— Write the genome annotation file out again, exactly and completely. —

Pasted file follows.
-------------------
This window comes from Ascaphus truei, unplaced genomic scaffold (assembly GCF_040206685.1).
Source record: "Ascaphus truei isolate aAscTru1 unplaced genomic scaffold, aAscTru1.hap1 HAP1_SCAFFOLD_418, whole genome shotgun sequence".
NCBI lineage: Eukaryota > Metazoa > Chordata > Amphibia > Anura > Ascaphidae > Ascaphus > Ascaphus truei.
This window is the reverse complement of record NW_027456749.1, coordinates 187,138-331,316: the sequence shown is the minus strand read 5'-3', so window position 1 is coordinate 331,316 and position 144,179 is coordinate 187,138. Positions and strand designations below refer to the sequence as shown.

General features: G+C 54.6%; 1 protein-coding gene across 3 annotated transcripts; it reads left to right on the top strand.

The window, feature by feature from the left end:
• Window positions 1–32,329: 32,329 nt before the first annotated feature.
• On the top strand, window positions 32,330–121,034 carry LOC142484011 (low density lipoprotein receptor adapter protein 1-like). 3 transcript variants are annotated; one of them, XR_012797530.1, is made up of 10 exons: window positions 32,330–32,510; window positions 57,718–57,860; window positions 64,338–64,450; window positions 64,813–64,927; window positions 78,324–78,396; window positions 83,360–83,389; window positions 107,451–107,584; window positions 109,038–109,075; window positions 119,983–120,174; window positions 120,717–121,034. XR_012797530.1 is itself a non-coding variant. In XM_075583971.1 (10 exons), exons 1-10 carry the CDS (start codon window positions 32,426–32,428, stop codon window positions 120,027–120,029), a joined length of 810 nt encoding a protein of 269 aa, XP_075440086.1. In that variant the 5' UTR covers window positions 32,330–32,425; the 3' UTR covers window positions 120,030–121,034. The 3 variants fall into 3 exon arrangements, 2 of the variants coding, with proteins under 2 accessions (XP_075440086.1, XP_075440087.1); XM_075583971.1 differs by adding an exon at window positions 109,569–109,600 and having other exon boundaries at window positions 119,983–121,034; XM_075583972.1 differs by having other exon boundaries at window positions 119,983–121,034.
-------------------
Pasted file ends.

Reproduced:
This window comes from Ascaphus truei, unplaced genomic scaffold (assembly GCF_040206685.1).
Source record: "Ascaphus truei isolate aAscTru1 unplaced genomic scaffold, aAscTru1.hap1 HAP1_SCAFFOLD_418, whole genome shotgun sequence".
NCBI lineage: Eukaryota > Metazoa > Chordata > Amphibia > Anura > Ascaphidae > Ascaphus > Ascaphus truei.
This window is the reverse complement of record NW_027456749.1, coordinates 187,138-331,316: the sequence shown is the minus strand read 5'-3', so window position 1 is coordinate 331,316 and position 144,179 is coordinate 187,138. Positions and strand designations below refer to the sequence as shown.

General features: G+C 54.6%; 1 protein-coding gene across 3 annotated transcripts; it reads left to right on the top strand.

The window, feature by feature from the left end:
• Window positions 1–32,329: 32,329 nt before the first annotated feature.
• On the top strand, window positions 32,330–121,034 carry LOC142484011 (low density lipoprotein receptor adapter protein 1-like). 3 transcript variants are annotated; one of them, XR_012797530.1, is made up of 10 exons: window positions 32,330–32,510; window positions 57,718–57,860; window positions 64,338–64,450; window positions 64,813–64,927; window positions 78,324–78,396; window positions 83,360–83,389; window positions 107,451–107,584; window positions 109,038–109,075; window positions 119,983–120,174; window positions 120,717–121,034. XR_012797530.1 is itself a non-coding variant. In XM_075583971.1 (10 exons), exons 1-10 carry the CDS (start codon window positions 32,426–32,428, stop codon window positions 120,027–120,029), a joined length of 810 nt encoding a protein of 269 aa, XP_075440086.1. In that variant the 5' UTR covers window positions 32,330–32,425; the 3' UTR covers window positions 120,030–121,034. The 3 variants fall into 3 exon arrangements, 2 of the variants coding, with proteins under 2 accessions (XP_075440086.1, XP_075440087.1); XM_075583971.1 differs by adding an exon at window positions 109,569–109,600 and having other exon boundaries at window positions 119,983–121,034; XM_075583972.1 differs by having other exon boundaries at window positions 119,983–121,034.